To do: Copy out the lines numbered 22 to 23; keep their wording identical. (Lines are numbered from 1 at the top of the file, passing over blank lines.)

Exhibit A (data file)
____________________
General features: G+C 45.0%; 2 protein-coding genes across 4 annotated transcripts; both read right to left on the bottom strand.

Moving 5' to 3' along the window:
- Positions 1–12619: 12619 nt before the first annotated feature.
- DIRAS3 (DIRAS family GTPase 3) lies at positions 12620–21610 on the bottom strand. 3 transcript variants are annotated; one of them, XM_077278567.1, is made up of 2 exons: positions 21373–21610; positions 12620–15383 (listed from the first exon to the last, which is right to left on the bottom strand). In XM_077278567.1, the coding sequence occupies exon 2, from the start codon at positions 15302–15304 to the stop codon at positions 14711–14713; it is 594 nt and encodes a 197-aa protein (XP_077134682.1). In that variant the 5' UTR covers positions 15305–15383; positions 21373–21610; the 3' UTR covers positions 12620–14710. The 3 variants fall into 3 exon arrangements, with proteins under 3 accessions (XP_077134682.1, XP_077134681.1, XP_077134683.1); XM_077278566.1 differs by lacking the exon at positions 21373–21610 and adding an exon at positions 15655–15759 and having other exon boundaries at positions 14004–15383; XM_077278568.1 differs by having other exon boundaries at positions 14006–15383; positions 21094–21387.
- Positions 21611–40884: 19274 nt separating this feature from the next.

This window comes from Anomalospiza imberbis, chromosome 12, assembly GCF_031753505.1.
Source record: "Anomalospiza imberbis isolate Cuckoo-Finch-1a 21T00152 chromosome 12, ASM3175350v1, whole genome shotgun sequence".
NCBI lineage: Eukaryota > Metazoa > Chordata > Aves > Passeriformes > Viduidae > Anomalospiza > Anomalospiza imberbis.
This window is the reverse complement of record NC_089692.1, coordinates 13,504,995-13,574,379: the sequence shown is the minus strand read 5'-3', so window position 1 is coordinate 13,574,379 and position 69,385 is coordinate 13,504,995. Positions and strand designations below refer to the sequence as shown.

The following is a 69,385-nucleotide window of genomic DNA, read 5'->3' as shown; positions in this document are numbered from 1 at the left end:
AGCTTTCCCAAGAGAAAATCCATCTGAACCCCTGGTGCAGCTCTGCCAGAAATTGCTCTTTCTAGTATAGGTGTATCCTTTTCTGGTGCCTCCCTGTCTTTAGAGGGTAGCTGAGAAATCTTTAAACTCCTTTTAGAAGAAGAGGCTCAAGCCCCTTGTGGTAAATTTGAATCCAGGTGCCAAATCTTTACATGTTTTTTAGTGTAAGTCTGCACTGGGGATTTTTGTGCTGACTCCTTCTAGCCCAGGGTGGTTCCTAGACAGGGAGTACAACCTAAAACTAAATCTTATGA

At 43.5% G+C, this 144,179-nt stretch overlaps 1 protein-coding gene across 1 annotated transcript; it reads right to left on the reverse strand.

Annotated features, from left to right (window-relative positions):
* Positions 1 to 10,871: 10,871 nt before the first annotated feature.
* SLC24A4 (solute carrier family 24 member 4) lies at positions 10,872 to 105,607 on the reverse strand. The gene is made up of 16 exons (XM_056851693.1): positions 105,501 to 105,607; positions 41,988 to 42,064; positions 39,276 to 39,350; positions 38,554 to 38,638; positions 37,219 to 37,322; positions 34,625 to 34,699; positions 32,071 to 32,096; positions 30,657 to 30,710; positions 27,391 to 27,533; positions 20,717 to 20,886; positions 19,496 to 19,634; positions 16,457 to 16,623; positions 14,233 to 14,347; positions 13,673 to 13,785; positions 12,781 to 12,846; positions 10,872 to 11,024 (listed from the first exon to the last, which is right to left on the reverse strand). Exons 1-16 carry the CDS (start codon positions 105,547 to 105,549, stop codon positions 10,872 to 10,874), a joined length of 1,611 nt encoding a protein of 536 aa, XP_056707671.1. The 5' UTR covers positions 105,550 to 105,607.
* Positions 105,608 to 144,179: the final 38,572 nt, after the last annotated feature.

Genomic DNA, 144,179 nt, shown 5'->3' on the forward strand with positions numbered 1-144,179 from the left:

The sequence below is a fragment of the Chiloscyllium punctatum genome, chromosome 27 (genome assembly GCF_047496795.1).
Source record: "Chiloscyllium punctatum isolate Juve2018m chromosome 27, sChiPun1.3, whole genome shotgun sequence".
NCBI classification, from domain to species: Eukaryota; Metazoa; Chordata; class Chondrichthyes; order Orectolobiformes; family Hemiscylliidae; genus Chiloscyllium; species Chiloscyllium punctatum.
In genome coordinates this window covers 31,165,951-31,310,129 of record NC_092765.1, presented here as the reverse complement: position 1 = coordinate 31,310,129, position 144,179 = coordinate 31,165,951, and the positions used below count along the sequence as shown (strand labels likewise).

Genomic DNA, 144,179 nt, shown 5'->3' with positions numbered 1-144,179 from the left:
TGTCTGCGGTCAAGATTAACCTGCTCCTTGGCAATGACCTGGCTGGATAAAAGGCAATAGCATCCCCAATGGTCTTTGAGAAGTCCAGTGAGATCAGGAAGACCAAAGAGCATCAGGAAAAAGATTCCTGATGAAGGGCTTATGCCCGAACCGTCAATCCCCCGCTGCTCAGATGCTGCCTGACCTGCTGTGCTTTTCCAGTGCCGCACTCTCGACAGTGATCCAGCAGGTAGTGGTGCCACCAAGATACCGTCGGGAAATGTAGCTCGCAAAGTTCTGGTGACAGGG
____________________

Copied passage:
Genomic DNA, 144,179 nt, shown 5'->3' with positions numbered 1-144,179 from the left:
TGTCTGCGGTCAAGATTAACCTGCTCCTTGGCAATGACCTGGCTGGATAAAAGGCAATAGCATCCCCAATGGTCTTTGAGAAGTCCAGTGAGATCAGGAAGACCAAAGAGCATCAGGAAAAAGATTCCTGATGAAGGGCTTATGCCCGAACCGTCAATCCCCCGCTGCTCAGATGCTGCCTGACCTGCTGTGCTTTTCCAGTGCCGCACTCTCGACAGTGATCCAGCAGGTAGTGGTGCCACCAAGATACCGTCGGGAAATGTAGCTCGCAAAGTTCTGGTGACAGGG